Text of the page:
“One More Red Nightmare” MAY hark back to the Giles’ brothers old band, Trendsetters Inc. who had a single called “Nightmares in Red”, but I could be wrong. It’s another track composed of two distinct ideas – one with vocals and one instrumental. The vocal section seems a little rushed to me, with Wetton struggling to keep time, but the instrumental passages are highly melodic, give opportunities for Mel Collins (I think) to stretch out. The end piece is actually the tape running out during the recording – they elected to keep it!

“Providence” is a repeat of the idea, started on “Starless and Bible Black”, of taking a live track and processing it in the studio. In this case, ‘Providence’ was an improv recorded at the Palace Theatre, Providence, Rhode Island, USA on the 30th of June 1974 (The complete rendition can be found on “The Great Deceiver” set). On this track, David Cross is referred to as a ‘guest’ musician, as he had left the band, but still required a credit. When I first heard this back in 1974, this track mystified me, as it was so at odds with the rest of the material – it still is to some extent. The sleevenotes gave no indication of its origin, which wasn’t revealed, at least to me, until I bought “The Great Deceiver” in 2004. When I first heard “Providence”, I hated it. I just thought of it as noise. It wasn’t until much later when I partly ‘understood’ the concept of an improv that I came to appreciate it a little better. Cross provides some tasteful violin work, but the piece really gets going when Bruford provides a rhythm. Wetton is powerful in the extreme, but the rest of the band doesn’t pick up on it. The piece is noticeably truncated.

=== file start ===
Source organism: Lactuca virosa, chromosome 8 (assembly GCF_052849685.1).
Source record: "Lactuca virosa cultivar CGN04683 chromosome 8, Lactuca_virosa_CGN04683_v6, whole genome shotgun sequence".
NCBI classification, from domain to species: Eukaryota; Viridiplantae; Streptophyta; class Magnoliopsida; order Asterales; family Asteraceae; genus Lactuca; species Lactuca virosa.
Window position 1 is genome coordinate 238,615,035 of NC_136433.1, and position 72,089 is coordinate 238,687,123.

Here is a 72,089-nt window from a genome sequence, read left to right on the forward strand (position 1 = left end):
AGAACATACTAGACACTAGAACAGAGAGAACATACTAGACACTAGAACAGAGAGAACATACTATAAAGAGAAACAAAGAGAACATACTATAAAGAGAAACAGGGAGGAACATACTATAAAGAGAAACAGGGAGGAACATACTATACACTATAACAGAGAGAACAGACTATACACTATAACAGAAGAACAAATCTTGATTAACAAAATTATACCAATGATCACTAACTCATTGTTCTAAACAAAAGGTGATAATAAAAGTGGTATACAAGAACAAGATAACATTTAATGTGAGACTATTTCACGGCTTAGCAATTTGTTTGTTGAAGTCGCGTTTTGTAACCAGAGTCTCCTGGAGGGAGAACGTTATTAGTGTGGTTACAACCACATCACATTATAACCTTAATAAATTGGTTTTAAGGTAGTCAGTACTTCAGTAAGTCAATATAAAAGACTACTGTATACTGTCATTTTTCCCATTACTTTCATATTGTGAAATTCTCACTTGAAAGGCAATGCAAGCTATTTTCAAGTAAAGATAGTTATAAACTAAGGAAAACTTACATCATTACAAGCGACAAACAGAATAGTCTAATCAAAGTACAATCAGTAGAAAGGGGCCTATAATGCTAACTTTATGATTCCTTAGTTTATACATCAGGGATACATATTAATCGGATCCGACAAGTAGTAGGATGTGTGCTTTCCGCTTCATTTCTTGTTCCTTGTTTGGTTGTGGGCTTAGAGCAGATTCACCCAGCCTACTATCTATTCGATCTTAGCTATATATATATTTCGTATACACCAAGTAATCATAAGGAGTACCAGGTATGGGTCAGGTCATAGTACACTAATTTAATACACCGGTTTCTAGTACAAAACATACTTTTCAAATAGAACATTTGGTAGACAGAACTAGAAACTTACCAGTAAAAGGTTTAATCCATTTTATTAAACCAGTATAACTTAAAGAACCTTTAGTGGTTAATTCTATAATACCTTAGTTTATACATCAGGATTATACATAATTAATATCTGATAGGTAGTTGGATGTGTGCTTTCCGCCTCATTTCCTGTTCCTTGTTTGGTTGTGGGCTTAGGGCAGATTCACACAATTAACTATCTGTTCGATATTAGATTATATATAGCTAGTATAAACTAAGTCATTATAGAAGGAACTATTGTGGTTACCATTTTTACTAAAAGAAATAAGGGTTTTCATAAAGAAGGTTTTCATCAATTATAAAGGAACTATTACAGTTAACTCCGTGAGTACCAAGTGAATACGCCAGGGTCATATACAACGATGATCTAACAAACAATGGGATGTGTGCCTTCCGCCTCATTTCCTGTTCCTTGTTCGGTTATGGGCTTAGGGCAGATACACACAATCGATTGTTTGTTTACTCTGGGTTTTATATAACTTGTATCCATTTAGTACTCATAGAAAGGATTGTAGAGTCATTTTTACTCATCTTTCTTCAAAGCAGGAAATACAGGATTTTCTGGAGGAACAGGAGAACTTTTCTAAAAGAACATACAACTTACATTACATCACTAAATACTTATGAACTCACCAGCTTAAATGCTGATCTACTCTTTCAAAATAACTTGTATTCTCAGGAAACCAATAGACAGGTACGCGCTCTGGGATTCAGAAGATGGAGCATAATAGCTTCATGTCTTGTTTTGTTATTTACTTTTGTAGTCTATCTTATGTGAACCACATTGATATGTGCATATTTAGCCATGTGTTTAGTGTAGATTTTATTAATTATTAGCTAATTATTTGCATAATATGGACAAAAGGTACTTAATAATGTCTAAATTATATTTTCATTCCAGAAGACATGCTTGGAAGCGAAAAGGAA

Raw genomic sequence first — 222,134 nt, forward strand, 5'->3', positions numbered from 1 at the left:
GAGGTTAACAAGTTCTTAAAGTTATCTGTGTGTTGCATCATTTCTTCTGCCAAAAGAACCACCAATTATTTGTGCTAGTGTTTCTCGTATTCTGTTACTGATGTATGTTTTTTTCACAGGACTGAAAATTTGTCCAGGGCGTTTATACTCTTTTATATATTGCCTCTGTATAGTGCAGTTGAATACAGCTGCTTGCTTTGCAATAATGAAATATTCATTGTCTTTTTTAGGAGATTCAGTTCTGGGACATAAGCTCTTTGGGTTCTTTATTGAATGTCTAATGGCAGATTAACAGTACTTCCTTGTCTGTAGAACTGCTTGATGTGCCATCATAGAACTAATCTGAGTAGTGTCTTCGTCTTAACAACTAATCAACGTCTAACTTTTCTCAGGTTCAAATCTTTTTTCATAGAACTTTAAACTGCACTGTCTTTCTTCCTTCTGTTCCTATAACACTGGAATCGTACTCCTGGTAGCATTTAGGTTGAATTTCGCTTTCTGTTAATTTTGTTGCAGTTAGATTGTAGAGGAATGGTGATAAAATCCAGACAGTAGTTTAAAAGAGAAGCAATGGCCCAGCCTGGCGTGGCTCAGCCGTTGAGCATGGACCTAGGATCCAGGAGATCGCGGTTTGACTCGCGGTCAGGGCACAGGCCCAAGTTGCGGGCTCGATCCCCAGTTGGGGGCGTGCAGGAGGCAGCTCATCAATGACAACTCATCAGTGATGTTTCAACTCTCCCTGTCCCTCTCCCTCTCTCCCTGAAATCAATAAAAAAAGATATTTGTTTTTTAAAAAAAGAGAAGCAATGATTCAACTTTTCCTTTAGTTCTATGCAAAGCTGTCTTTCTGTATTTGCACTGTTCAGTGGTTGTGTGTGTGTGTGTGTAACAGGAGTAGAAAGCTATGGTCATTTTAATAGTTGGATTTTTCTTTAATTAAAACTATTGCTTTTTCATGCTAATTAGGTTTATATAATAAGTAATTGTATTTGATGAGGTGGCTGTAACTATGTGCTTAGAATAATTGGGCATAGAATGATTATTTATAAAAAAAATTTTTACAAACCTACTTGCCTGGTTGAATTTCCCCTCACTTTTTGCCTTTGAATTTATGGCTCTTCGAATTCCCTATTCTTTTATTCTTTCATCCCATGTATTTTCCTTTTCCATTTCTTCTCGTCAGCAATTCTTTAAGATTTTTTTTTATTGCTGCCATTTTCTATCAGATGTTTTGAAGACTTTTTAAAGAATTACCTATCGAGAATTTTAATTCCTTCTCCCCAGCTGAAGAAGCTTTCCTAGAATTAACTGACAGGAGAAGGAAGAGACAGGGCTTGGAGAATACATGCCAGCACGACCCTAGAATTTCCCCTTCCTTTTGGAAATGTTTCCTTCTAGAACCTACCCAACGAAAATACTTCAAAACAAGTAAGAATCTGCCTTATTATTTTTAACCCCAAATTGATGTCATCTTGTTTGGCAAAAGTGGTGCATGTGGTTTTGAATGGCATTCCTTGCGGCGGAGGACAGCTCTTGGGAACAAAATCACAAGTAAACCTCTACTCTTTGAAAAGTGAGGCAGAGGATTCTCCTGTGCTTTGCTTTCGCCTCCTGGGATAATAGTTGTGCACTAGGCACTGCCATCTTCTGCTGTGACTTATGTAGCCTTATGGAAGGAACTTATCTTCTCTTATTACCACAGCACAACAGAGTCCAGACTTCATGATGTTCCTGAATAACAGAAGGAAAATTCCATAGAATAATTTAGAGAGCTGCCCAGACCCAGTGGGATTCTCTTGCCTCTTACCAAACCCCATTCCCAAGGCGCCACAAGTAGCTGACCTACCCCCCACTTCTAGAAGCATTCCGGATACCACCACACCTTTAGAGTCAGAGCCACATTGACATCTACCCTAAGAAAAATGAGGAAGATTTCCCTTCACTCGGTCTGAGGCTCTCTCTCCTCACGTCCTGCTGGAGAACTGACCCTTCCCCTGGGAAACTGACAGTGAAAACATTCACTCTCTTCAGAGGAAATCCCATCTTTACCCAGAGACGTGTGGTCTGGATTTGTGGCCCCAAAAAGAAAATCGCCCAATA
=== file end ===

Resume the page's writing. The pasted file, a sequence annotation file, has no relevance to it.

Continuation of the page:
“Starless” is a helluva way to finish an album and, with the benefit of 20/20 hindsight, a helluva way to bring the first major phase of King Crimson to a close. Crimson had accumulated a number of ‘power ballads’ (as I call them), such as “Epitaph”, “In the Wake of Poseidon” and “Exiles”. All pale into comparative insignificance when put up against “Starless”. The initial section, initially created by Wetton and lyricist Richard Palmer-James, caresses the mind with a simplistic beauty, and it’s the Mellotron that does it. “Starless” had been performed live for the preceding 6 months or so, mainly in the USA (NEVER in the UK, unfortunately). However, a tiny re-write to the live version was needed, which worked. The next section (referred to in “The Great Deceiver” booklet as ‘The Tension Section’) is a bit of a disappointment, as it drags on a bit with its monotony, particularly from Fripp. However, when it ends, all hell breaks loose, with Mel Collins or Ian McDonald (I can’t tell which) to the fore, giving it everything he’s got, before they both play in unison. “Starless” ends with a repeat of the initial section but with the rhythm section playing at twice the tempo. Again, the Mellotron makes the flesh crawl, even now, over 35 years later.